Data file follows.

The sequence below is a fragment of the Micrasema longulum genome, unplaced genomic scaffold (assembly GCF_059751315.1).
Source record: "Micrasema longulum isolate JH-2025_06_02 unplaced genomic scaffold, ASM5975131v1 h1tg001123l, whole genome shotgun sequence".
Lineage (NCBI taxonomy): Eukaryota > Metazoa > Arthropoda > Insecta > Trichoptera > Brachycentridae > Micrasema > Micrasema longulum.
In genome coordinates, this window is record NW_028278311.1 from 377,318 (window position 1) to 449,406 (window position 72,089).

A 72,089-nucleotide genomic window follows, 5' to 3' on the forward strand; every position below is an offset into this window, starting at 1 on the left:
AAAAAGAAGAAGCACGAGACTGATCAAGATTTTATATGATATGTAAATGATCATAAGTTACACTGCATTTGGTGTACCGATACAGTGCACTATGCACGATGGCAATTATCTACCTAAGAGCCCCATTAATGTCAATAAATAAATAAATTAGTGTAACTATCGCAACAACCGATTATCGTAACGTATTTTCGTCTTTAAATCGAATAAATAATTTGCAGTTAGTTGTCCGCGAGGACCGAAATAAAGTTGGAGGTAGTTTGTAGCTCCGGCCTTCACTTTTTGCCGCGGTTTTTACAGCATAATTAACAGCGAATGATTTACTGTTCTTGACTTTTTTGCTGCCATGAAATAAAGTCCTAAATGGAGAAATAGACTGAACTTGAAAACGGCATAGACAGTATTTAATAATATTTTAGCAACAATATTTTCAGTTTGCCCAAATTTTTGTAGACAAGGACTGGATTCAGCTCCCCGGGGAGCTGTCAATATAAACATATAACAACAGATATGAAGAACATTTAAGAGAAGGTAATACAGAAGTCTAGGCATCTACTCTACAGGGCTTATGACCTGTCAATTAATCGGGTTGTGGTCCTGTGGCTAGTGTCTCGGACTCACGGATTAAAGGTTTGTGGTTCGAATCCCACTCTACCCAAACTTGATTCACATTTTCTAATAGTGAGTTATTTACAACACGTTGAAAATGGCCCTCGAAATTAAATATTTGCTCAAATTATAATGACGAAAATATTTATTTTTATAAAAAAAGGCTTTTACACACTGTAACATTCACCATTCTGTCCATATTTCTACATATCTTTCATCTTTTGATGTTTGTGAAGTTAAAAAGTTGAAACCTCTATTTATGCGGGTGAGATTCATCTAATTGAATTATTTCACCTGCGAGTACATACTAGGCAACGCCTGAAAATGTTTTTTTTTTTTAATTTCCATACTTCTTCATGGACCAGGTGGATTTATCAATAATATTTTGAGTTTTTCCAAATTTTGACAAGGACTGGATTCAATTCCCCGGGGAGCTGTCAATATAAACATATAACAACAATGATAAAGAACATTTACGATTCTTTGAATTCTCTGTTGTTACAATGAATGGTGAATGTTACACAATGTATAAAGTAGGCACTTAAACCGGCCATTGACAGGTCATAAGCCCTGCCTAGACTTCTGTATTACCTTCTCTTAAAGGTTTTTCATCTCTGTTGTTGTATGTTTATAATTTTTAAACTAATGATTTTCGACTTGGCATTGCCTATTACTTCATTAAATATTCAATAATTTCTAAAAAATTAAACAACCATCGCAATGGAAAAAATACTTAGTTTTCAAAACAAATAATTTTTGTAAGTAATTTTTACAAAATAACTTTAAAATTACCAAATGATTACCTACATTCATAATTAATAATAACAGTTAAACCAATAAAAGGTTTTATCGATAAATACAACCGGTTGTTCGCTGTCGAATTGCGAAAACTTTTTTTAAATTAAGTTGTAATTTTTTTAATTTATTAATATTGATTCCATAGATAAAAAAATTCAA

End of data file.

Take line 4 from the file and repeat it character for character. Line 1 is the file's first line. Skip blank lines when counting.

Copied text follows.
In genome coordinates, this window is record NW_028278311.1 from 377,318 (window position 1) to 449,406 (window position 72,089).